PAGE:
1 August 1992 Recent progress with atomic-force microscopy in biology: molecular resolution imaging of cell membranes, constituent biomolecules, and microcrystals
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Proceedings Volume 1778, Imaging Technologies and Applications; (1992) https://doi.org/10.1117/12.130966
Event: Optical Engineering Midwest 1992, 1992, Chicago, IL, United States
Abstract
Atomic force microscopy (AFM) holds great promise for biological research in that it permits: (1) the imaging of membranes and biomolecules of interest with subnanometer resolution in a physiologic environment and (2) the physical manipulation of biomolecules at nanometer scale (nanotechnology). We summarize our recent successful experience with the molecular resolution of hepatic and cardiac gap junctions, porin channels, and organic microcrystals; and with the physical manipulation of gap junction membranes using the AFM cantilever. AFM may revolutionize our approach to the study of structure-activity and perhaps structure- function in many areas of biological research.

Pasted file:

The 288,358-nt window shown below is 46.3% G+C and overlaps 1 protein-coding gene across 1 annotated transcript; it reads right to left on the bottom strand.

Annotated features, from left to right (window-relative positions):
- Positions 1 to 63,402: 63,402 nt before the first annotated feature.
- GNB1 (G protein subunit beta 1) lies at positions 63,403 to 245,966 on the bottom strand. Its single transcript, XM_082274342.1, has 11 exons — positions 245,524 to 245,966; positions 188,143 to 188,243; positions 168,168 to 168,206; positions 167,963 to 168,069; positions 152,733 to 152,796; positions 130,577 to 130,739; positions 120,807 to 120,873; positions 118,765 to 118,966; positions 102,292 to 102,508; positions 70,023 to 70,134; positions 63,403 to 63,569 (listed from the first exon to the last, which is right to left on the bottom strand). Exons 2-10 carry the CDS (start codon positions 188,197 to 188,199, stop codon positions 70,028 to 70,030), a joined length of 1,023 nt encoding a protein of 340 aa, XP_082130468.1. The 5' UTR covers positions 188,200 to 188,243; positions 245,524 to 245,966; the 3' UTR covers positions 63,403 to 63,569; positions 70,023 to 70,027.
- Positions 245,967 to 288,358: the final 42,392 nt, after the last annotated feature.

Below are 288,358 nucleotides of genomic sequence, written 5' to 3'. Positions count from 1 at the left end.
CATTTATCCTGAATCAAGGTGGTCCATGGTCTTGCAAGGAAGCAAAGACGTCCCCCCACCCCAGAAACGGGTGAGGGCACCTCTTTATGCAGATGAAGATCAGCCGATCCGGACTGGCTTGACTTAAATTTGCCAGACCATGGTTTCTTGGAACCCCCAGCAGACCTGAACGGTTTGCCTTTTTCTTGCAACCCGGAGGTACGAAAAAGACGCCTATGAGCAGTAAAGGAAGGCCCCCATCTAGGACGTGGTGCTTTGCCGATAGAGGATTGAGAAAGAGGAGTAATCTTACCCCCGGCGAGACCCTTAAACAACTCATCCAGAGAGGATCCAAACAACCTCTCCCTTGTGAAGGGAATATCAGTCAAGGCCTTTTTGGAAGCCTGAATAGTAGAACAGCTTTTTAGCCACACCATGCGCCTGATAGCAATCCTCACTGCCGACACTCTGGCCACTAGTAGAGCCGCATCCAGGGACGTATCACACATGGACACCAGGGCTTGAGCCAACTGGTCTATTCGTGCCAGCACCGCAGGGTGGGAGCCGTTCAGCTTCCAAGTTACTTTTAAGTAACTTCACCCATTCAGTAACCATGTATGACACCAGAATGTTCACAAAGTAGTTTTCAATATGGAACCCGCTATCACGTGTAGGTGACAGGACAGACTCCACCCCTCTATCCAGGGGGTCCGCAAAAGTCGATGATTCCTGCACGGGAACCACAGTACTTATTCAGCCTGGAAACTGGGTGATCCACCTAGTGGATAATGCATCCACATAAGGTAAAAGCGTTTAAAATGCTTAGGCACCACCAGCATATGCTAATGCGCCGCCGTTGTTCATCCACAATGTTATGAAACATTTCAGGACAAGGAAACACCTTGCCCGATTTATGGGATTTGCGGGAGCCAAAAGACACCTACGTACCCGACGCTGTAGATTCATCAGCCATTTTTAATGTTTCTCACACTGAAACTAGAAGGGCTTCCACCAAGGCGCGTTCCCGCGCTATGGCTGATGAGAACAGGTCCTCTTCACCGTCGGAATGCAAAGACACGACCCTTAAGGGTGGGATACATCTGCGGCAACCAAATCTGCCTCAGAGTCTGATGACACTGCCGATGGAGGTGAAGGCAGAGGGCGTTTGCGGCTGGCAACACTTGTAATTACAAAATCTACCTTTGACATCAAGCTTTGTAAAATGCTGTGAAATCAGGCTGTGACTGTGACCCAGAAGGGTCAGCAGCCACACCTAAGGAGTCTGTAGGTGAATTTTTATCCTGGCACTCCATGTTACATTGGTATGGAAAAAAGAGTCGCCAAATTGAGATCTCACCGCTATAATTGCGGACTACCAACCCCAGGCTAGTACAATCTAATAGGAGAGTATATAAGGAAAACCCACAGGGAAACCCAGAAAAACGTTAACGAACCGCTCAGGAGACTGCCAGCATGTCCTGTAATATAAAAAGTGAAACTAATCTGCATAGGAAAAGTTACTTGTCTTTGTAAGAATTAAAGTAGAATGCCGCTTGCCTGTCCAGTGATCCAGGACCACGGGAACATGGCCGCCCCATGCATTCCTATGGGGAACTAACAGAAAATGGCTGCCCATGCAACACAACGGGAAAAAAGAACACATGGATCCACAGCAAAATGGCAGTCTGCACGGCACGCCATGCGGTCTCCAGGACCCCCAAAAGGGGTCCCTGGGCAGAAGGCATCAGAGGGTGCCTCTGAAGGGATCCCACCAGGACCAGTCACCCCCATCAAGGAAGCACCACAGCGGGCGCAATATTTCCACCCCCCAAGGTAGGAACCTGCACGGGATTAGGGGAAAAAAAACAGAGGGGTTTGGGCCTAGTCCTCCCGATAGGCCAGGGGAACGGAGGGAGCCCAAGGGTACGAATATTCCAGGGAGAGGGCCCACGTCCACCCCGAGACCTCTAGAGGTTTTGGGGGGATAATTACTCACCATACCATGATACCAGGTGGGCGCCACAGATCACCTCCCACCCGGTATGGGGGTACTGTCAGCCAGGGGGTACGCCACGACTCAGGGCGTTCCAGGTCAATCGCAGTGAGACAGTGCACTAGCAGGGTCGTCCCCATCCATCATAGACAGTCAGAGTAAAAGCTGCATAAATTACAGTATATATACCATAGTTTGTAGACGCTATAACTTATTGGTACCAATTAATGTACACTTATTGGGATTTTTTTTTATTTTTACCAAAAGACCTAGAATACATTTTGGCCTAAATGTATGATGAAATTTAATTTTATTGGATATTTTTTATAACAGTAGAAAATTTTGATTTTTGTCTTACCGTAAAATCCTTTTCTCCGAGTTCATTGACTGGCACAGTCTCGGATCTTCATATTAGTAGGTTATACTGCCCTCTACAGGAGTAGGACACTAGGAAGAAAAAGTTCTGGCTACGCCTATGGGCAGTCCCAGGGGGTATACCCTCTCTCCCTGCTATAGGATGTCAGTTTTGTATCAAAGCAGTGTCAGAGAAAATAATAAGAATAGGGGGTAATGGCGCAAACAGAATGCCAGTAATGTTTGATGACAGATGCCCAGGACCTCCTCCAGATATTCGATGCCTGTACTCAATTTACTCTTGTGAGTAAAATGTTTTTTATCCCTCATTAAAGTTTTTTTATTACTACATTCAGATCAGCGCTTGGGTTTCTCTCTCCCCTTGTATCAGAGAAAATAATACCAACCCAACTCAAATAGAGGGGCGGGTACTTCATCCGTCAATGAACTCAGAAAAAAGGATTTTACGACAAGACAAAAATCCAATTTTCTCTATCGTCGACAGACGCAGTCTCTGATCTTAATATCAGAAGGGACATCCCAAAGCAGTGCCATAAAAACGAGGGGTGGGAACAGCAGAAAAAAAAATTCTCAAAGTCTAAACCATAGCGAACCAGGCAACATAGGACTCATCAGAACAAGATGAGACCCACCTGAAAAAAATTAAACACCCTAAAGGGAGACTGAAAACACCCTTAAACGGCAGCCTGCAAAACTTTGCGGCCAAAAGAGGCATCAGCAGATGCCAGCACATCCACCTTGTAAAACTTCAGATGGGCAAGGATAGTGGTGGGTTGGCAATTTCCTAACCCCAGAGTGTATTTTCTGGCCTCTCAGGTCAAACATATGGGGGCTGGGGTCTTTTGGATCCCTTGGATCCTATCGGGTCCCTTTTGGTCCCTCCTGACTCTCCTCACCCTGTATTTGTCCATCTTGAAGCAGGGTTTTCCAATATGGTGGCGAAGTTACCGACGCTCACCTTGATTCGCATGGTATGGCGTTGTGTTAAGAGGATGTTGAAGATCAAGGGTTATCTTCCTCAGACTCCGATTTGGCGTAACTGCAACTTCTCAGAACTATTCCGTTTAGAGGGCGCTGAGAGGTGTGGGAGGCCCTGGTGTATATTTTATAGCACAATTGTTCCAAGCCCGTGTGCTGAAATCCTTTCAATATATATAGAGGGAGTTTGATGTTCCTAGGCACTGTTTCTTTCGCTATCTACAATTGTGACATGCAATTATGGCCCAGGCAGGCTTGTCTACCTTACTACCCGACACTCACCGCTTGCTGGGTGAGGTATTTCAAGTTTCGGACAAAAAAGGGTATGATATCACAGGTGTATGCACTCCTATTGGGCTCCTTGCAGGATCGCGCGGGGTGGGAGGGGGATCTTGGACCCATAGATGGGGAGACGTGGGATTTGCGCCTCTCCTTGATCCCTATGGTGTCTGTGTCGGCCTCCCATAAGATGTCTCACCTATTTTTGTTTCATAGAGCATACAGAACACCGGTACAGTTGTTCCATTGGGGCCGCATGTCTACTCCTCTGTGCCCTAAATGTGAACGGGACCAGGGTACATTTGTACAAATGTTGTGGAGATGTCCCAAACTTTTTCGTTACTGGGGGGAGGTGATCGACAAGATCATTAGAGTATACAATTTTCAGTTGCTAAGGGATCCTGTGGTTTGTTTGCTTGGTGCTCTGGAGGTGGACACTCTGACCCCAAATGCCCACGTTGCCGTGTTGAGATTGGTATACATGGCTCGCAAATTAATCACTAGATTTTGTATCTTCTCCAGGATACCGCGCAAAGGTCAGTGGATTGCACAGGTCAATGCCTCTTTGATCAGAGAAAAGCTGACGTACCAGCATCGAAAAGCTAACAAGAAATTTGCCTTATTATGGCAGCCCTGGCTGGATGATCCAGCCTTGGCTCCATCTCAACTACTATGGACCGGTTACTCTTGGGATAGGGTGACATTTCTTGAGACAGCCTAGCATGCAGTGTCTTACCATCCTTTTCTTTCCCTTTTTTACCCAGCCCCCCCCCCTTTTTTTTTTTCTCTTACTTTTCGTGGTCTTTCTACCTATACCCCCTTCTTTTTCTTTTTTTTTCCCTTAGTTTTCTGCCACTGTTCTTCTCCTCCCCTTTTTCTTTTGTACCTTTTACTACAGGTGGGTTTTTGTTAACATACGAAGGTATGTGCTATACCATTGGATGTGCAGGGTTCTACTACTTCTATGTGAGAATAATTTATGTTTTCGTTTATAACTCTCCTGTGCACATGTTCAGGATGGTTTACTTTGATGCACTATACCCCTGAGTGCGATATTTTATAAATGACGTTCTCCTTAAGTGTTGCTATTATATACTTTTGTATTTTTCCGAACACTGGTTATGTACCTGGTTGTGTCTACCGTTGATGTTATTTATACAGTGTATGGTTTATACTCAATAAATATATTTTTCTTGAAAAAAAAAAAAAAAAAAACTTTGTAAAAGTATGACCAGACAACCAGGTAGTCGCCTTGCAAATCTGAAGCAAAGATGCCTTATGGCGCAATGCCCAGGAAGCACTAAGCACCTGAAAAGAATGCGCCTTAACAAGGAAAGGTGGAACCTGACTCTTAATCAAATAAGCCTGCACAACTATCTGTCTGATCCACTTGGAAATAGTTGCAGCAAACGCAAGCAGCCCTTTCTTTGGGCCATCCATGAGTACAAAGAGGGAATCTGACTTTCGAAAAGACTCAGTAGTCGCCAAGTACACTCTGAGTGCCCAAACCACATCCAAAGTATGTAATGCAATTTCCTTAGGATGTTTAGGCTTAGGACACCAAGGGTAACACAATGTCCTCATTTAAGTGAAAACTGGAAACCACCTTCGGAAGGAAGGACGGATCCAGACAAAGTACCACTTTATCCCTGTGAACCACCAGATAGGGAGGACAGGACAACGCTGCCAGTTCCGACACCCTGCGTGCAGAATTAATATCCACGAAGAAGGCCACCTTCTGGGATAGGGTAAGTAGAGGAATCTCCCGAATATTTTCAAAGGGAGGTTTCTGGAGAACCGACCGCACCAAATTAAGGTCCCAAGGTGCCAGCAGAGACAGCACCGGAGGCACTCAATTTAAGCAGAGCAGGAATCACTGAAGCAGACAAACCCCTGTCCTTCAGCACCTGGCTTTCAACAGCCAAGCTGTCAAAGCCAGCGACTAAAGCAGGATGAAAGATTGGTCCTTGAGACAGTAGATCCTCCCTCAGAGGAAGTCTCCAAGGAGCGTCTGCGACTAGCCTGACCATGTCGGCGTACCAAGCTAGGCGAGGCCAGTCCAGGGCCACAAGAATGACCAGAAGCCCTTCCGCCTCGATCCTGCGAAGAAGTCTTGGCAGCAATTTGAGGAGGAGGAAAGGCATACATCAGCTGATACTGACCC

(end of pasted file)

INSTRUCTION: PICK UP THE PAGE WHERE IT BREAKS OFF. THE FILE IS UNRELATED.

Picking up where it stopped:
© (1992) COPYRIGHT Society of Photo-Optical Instrumentation Engineers (SPIE). Downloading of the abstract is permitted for personal use only.
Morton F. Arnsdorf, Morton F. Arnsdorf, Ratneshwar Lal, Ratneshwar Lal, } "Recent progress with atomic-force microscopy in biology: molecular resolution imaging of cell membranes, constituent biomolecules, and microcrystals", Proc. SPIE 1778, Imaging Technologies and Applications, (1 August 1992); doi: 10.1117/12.130966; https://doi.org/10.1117/12.130966
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